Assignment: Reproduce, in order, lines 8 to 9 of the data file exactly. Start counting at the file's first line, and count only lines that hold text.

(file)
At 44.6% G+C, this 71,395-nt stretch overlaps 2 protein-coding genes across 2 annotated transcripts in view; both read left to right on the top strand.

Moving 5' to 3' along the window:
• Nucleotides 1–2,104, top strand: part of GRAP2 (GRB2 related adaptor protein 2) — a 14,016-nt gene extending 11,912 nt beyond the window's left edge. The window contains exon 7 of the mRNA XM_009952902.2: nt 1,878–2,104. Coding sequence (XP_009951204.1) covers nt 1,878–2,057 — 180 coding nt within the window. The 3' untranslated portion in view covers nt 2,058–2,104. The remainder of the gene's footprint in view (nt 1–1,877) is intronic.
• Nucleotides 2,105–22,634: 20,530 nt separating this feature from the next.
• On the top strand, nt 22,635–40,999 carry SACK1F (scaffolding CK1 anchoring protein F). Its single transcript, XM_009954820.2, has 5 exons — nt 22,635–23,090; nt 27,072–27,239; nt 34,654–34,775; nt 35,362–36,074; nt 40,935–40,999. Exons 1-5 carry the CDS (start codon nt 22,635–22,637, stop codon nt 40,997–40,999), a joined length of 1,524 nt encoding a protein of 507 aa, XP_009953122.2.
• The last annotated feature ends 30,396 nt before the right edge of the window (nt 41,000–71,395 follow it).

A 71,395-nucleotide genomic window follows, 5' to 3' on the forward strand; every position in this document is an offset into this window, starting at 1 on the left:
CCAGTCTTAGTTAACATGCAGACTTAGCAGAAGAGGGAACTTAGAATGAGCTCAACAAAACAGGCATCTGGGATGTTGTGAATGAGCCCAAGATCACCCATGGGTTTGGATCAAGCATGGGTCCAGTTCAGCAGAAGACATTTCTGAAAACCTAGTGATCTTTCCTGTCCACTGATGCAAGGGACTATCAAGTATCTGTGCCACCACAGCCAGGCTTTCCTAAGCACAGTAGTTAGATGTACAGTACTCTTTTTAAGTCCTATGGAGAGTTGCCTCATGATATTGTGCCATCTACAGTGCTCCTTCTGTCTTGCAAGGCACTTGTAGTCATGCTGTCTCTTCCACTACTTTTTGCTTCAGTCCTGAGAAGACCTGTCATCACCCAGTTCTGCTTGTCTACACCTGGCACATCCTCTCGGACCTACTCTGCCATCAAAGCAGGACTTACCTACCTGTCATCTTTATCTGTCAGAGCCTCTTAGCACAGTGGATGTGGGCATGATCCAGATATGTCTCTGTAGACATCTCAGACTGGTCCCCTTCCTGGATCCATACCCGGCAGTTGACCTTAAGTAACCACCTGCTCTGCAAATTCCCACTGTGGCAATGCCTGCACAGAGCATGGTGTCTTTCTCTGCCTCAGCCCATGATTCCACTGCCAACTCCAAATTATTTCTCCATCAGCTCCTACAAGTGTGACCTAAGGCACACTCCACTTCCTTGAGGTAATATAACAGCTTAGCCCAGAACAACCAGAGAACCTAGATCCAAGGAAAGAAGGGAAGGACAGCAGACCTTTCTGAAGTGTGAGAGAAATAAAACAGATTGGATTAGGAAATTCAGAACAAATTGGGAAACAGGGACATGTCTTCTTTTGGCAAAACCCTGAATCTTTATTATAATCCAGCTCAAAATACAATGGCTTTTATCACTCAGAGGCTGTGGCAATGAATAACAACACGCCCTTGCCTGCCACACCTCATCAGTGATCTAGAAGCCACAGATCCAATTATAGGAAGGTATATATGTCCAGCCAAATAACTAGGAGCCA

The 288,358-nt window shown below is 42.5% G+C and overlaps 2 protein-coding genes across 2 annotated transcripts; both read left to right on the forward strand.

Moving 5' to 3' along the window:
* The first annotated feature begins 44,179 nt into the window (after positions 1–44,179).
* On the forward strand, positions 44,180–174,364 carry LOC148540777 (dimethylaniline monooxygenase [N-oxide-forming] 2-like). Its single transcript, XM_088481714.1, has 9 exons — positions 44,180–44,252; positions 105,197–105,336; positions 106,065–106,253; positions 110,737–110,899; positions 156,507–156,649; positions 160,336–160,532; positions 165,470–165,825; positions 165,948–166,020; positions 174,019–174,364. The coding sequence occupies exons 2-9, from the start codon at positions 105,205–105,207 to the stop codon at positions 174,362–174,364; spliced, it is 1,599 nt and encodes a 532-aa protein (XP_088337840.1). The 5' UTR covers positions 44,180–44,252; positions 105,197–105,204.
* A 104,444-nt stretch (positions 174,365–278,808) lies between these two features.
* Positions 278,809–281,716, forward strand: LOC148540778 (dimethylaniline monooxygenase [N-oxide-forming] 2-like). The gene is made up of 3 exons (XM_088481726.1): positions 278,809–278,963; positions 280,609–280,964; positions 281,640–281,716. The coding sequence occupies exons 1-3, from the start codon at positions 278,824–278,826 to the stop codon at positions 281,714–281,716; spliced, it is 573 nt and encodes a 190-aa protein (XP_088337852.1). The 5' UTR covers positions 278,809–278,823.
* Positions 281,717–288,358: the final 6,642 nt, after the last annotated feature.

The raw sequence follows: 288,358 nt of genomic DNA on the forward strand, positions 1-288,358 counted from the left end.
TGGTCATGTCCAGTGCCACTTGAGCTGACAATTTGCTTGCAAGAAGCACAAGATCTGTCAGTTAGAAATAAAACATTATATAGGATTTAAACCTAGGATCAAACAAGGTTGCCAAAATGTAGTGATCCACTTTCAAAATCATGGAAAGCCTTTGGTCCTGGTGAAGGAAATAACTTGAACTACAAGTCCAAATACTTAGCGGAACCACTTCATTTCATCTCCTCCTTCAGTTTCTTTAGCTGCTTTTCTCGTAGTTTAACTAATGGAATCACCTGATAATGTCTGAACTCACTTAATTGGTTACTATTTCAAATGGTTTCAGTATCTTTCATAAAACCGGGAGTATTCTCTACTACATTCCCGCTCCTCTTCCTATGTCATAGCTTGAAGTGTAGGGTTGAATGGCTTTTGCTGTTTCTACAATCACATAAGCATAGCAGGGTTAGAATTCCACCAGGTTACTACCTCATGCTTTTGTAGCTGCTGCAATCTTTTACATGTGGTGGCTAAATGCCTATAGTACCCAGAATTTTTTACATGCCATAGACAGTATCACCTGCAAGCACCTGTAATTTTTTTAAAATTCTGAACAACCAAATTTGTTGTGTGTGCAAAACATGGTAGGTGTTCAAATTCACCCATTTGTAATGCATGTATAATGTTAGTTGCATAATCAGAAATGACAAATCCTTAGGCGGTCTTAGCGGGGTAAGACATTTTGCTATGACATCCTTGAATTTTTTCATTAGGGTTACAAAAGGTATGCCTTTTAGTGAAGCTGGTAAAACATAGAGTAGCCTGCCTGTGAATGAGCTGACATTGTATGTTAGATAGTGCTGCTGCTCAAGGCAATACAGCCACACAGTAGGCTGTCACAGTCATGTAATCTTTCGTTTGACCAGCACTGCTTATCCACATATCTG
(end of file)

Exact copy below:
CCAGTCTTAGTTAACATGCAGACTTAGCAGAAGAGGGAACTTAGAATGAGCTCAACAAAACAGGCATCTGGGATGTTGTGAATGAGCCCAAGATCACCCATGGGTTTGGATCAAGCATGGGTCCAGTTCAGCAGAAGACATTTCTGAAAACCTAGTGATCTTTCCTGTCCACTGATGCAAGGGACTATCAAGTATCTGTGCCACCACAGCCAGGCTTTCCTAAGCACAGTAGTTAGATGTACAGTACTCTTTTTAAGTCCTATGGAGAGTTGCCTCATGATATTGTGCCATCTACAGTGCTCCTTCTGTCTTGCAAGGCACTTGTAGTCATGCTGTCTCTTCCACTACTTTTTGCTTCAGTCCTGAGAAGACCTGTCATCACCCAGTTCTGCTTGTCTACACCTGGCACATCCTCTCGGACCTACTCTGCCATCAAAGCAGGACTTACCTACCTGTCATCTTTATCTGTCAGAGCCTCTTAGCACAGTGGATGTGGGCATGATCCAGATATGTCTCTGTAGACATCTCAGACTGGTCCCCTTCCTGGATCCATACCCGGCAGTTGACCTTAAGTAACCACCTGCTCTGCAAATTCCCACTGTGGCAATGCCTGCACAGAGCATGGTGTCTTTCTCTGCCTCAGCCCATGATTCCACTGCCAACTCCAAATTATTTCTCCATCAGCTCCTACAAGTGTGACCTAAGGCACACTCCACTTCCTTGAGGTAATATAACAGCTTAGCCCAGAACAACCAGAGAACCTAGATCCAAGGAAAGAAGGGAAGGACAGCAGACCTTTCTGAAGTGTGAGAGAAATAAAACAGATTGGATTAGGAAATTCAGAACAAATTGGGAAACAGGGACATGTCTTCTTTTGGCAAAACCCTGAATCTTTATTATAATCCAGCTCAAAATACAATGGCTTTTATCACTCAGAGGCTGTGGCAATGAATAACAACACGCCCTTGCCTGCCACACCTCATCAGTGATCTAGAAGCCACAGATCCAATTATAGGAAGGTATATATGTCCAGCCAAATAACTAGGAGCCA

The 288,358-nt window shown below is 42.5% G+C and overlaps 2 protein-coding genes across 2 annotated transcripts; both read left to right on the forward strand.